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The Effects of Green Tea on Cancer

Green Tea

Green Tea

Green tea has long been known to have numerous health benefits and has been used medicinally in Asian culture for centuries. Here in the Western world we’re only just catching on to its effectiveness, but several studies are showing just how beneficial it can be. Just one of the areas where green tea can have a positive impact is in relation to cancer, so looking into it would definitely be worthwhile.

Green tea is full of antioxidants which can have a positive effect on the body. The body produces oxidants (or free radicals) which, if left unchecked, can damage other cells in the body and can leave them open to cancer formation. Antioxidants protect the body against this free radical damage by seizing oxidants and stopping them in their tracks, thus helping to inhibit cell damage.

Certain antioxidants found in green tea specifically target enzyme activity that can lead to cancer, and it’s these antioxidants that most excite the scientific community. There are two specific cancer-fighting antioxidants in green tea – epigallocatechin gallate (EGCG) and epigallocatechin (EGC) – which can have huge benefits, with studies showing that green tea can significantly reduce the incidence of tumours as well as inhibiting cancer cell growth.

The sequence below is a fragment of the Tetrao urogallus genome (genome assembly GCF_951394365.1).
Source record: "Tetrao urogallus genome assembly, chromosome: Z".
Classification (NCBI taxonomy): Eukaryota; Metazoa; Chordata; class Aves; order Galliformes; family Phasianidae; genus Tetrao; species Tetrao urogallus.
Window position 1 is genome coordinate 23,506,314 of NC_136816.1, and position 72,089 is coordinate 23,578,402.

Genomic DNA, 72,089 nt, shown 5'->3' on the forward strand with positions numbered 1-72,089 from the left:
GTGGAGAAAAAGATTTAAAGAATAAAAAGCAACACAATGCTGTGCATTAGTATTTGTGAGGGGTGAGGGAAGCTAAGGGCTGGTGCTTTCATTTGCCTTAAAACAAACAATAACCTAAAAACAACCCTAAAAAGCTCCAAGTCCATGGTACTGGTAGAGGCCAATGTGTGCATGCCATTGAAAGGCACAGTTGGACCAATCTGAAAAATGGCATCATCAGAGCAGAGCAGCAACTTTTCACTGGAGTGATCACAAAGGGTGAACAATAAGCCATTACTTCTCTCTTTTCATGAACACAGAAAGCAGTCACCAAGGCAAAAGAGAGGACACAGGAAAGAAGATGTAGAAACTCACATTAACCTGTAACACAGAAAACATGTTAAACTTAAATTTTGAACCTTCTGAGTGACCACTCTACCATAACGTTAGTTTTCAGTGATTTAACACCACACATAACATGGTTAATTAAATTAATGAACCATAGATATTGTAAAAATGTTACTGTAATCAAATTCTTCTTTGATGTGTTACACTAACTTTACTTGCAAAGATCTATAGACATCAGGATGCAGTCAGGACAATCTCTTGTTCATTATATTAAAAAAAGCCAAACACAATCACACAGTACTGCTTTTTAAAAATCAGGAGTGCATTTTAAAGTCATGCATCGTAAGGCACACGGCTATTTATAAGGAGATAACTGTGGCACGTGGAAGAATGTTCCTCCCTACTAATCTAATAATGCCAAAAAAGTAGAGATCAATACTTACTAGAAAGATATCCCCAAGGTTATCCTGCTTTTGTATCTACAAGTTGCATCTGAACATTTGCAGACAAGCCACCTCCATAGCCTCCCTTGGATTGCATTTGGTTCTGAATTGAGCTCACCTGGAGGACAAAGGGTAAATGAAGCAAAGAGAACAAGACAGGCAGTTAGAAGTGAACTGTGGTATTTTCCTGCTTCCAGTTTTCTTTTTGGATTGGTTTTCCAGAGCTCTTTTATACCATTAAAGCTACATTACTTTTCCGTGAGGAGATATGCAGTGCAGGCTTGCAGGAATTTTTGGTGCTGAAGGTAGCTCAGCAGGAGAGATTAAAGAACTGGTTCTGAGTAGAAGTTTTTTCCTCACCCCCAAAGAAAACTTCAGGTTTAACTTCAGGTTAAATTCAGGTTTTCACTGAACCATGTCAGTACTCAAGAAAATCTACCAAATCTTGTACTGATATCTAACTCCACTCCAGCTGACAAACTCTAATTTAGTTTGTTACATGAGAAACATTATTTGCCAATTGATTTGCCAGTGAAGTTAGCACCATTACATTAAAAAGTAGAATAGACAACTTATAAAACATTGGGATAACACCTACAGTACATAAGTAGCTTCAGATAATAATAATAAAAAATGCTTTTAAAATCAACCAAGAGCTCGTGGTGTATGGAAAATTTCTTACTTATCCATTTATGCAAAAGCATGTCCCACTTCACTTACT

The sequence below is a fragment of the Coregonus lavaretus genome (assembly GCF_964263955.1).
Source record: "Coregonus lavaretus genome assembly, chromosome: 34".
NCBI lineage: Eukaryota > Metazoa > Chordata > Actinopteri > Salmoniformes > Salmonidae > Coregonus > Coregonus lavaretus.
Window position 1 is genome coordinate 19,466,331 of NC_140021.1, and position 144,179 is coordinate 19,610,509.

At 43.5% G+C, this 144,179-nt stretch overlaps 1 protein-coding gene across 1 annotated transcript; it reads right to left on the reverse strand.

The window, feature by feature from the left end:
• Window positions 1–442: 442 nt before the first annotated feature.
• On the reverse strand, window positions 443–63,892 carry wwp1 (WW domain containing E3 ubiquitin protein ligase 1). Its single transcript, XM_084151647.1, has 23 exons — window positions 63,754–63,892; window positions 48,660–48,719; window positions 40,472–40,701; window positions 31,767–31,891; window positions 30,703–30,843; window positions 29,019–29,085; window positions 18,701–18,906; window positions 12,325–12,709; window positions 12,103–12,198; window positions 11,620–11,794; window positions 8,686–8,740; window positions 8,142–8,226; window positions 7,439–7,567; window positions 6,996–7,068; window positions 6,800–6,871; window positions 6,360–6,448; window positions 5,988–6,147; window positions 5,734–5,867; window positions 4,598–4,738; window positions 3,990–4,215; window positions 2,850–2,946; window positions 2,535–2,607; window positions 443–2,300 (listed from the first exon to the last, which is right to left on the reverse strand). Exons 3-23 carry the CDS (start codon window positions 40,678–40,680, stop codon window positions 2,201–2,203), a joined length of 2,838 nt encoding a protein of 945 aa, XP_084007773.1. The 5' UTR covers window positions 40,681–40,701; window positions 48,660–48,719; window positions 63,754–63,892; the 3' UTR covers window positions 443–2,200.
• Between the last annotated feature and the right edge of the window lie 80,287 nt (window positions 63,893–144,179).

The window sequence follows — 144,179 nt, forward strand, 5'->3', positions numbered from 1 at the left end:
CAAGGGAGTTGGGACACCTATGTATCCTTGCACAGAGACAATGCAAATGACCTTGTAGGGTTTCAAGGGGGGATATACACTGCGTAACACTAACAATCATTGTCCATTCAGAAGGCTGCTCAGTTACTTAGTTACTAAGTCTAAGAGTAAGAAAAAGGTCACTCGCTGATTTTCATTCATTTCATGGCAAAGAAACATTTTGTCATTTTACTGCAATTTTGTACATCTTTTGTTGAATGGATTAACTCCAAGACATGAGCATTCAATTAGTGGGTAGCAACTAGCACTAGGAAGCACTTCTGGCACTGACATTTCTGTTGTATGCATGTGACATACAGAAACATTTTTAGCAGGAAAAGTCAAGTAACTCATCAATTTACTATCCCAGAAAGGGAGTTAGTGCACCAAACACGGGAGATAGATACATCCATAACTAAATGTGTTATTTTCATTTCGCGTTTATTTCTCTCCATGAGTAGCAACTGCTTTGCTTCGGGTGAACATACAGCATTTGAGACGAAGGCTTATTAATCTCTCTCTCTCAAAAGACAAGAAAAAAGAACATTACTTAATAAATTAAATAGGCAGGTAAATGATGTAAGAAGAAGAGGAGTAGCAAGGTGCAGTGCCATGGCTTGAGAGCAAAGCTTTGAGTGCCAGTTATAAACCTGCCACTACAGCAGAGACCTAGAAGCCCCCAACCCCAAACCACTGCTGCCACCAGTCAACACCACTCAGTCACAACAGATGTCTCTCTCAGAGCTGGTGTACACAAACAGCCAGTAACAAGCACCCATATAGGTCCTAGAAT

For example, a study at the Kyushu University found that the growth of lung cancer cells significantly reduced when two to three cups of green tea were drunk every day. Another study looking at the relation between lung cancer and green tea took place at the Chung Shan Medical University, which showed that green tea might have a positive effect on the incidence of lung cancer in smoking patients.

The study included 510 participants, of which 340 were control subjects and 170 had lung cancer. They looked at several environmental factors including smoking habits and green tea consumption (among other things), and found that smokers who didn’t drink green tea had a 12.71-fold increased risk of developing lung cancer compared to those who smoked but drank at least one cup of green tea per day. The study concluded that the antioxidants found in green tea could have a modulating effect on the incidence of lung cancer, so smokers (and indeed non-smokers) could be advised to include it in their diet.

Similar studies support this finding. A study from the Life Science journal found that, when used in combination with tamoxifen, green tea could be effective at suppressing the growth of breast cancer cells. Another study from the Journal of the National Cancer Institute found that drinking green tea could reduce the risk of oesophageal cancer by up to 60%.

So how does green tea have such an effect? Researchers at the University of California Los Angeles (UCLA) noticed that extract of green tea was able to target cancer cells without harming other healthy cells, and it also made cancer cells bind together thus making it harder for them to spread and easier to treat. Another study from the University of Rochester found that the antioxidants in green tea can shut down harmful cells, and both of these findings give valuable insight into how green tea can have such a positive effect on cancer.

Studies continue to be conducted into the relationship between green tea and cancer, and although there’s mixed findings the overall emphasis is that green tea can be incredibly beneficial. It certainly doesn’t do any harm to drink it, and with several studies showing that its antioxidant content can help reduce the occurrence of cancer it’s definitely worth trying.

We invite you to re-post this recipe on your own web site with the following hyper-linked attribution
“Republished with permission from EatGreenTea.com, the original edible green tea.”

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